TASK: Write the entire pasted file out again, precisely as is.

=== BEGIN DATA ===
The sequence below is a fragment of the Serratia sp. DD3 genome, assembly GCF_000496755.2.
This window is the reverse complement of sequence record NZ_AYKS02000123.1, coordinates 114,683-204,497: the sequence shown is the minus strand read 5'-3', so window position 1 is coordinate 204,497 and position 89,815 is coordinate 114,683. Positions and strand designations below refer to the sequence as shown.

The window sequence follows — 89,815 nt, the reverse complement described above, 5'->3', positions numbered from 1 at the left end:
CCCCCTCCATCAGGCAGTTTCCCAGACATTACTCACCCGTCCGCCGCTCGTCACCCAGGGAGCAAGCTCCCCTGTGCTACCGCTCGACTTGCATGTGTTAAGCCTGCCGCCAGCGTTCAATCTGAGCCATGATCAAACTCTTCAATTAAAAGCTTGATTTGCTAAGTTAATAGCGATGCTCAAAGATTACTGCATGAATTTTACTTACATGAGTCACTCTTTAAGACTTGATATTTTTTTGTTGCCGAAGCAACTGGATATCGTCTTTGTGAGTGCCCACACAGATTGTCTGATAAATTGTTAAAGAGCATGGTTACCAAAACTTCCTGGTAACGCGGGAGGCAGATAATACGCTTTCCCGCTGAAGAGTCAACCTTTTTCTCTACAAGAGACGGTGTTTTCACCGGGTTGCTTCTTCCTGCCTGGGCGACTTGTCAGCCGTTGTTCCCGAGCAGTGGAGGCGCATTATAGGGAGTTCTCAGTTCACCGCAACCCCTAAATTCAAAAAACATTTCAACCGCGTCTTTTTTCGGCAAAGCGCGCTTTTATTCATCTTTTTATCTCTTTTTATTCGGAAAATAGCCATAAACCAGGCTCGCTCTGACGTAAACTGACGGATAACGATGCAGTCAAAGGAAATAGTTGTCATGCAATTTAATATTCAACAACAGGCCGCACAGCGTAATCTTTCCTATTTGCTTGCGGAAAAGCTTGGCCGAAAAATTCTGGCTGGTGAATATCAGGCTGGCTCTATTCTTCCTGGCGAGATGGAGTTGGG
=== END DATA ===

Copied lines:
The sequence below is a fragment of the Serratia sp. DD3 genome, assembly GCF_000496755.2.
This window is the reverse complement of sequence record NZ_AYKS02000123.1, coordinates 114,683-204,497: the sequence shown is the minus strand read 5'-3', so window position 1 is coordinate 204,497 and position 89,815 is coordinate 114,683. Positions and strand designations below refer to the sequence as shown.

The window sequence follows — 89,815 nt, the reverse complement described above, 5'->3', positions numbered from 1 at the left end:
CCCCCTCCATCAGGCAGTTTCCCAGACATTACTCACCCGTCCGCCGCTCGTCACCCAGGGAGCAAGCTCCCCTGTGCTACCGCTCGACTTGCATGTGTTAAGCCTGCCGCCAGCGTTCAATCTGAGCCATGATCAAACTCTTCAATTAAAAGCTTGATTTGCTAAGTTAATAGCGATGCTCAAAGATTACTGCATGAATTTTACTTACATGAGTCACTCTTTAAGACTTGATATTTTTTTGTTGCCGAAGCAACTGGATATCGTCTTTGTGAGTGCCCACACAGATTGTCTGATAAATTGTTAAAGAGCATGGTTACCAAAACTTCCTGGTAACGCGGGAGGCAGATAATACGCTTTCCCGCTGAAGAGTCAACCTTTTTCTCTACAAGAGACGGTGTTTTCACCGGGTTGCTTCTTCCTGCCTGGGCGACTTGTCAGCCGTTGTTCCCGAGCAGTGGAGGCGCATTATAGGGAGTTCTCAGTTCACCGCAACCCCTAAATTCAAAAAACATTTCAACCGCGTCTTTTTTCGGCAAAGCGCGCTTTTATTCATCTTTTTATCTCTTTTTATTCGGAAAATAGCCATAAACCAGGCTCGCTCTGACGTAAACTGACGGATAACGATGCAGTCAAAGGAAATAGTTGTCATGCAATTTAATATTCAACAACAGGCCGCACAGCGTAATCTTTCCTATTTGCTTGCGGAAAAGCTTGGCCGAAAAATTCTGGCTGGTGAATATCAGGCTGGCTCTATTCTTCCTGGCGAGATGGAGTTGGG